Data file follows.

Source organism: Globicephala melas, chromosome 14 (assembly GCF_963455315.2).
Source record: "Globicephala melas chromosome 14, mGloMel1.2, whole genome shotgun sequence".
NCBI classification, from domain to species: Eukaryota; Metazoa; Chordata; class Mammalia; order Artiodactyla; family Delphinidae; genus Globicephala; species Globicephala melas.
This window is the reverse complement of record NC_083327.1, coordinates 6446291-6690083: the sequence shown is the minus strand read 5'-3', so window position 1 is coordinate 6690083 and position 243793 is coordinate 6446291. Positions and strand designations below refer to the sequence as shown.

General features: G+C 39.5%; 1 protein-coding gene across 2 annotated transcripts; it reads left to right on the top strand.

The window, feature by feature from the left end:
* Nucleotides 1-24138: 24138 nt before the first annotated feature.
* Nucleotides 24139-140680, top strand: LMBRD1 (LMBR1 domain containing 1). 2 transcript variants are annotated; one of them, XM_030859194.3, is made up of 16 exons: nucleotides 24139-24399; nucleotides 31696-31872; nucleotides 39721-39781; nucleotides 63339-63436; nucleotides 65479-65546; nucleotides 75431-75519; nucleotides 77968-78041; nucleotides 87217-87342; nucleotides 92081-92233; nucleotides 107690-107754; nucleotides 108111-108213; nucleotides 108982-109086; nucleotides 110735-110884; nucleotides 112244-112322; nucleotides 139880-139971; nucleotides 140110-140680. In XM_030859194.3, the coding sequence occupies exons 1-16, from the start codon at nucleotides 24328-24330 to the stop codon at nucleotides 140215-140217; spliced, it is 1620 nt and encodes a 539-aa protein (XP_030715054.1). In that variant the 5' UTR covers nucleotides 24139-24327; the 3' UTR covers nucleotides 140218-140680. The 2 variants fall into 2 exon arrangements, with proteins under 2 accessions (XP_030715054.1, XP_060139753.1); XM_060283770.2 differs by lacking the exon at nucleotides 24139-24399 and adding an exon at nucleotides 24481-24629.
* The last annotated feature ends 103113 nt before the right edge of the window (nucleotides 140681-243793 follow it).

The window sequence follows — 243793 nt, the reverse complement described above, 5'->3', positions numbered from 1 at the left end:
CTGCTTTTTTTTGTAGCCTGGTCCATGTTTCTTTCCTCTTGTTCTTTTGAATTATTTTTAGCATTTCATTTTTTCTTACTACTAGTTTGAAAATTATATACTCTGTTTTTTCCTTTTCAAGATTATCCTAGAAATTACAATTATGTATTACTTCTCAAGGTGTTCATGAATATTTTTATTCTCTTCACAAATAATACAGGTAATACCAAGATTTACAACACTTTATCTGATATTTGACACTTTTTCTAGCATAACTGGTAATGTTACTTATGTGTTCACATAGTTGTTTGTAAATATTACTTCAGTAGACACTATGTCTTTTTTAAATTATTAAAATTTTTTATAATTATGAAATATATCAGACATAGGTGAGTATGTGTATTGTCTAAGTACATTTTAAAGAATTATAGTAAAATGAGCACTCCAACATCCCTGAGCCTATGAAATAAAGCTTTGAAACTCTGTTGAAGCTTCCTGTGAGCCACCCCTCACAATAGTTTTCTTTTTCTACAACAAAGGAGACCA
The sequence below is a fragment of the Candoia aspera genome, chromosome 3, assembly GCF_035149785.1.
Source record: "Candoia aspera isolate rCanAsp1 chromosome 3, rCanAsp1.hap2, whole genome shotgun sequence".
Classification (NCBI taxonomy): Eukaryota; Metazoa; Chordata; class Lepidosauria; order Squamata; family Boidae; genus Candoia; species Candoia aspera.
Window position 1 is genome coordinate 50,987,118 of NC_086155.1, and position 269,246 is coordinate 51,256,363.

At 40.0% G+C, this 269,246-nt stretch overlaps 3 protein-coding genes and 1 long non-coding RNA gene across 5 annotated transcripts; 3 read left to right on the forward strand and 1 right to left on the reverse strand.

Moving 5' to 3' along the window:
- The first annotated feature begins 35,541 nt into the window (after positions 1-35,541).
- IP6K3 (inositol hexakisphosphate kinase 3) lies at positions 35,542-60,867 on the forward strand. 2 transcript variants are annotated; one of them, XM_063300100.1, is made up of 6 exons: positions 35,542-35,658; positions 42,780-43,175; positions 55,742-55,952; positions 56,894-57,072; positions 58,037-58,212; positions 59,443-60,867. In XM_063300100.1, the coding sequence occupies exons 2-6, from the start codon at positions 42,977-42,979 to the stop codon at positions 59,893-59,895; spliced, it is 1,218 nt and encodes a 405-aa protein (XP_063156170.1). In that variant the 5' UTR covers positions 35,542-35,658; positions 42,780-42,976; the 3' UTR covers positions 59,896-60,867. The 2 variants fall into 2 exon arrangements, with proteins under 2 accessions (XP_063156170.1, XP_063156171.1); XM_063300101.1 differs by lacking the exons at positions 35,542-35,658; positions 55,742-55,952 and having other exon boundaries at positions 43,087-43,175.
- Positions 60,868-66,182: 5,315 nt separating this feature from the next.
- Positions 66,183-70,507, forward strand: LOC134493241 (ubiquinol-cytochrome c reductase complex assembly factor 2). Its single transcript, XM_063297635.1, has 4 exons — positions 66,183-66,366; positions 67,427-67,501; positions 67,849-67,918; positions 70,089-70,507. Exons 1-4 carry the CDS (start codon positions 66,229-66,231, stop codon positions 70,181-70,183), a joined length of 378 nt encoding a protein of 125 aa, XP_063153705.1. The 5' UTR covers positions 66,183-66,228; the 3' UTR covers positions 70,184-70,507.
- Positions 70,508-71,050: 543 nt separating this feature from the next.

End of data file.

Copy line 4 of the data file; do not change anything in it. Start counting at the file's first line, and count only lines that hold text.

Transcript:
This window is the reverse complement of record NC_083327.1, coordinates 6446291-6690083: the sequence shown is the minus strand read 5'-3', so window position 1 is coordinate 6690083 and position 243793 is coordinate 6446291. Positions and strand designations below refer to the sequence as shown.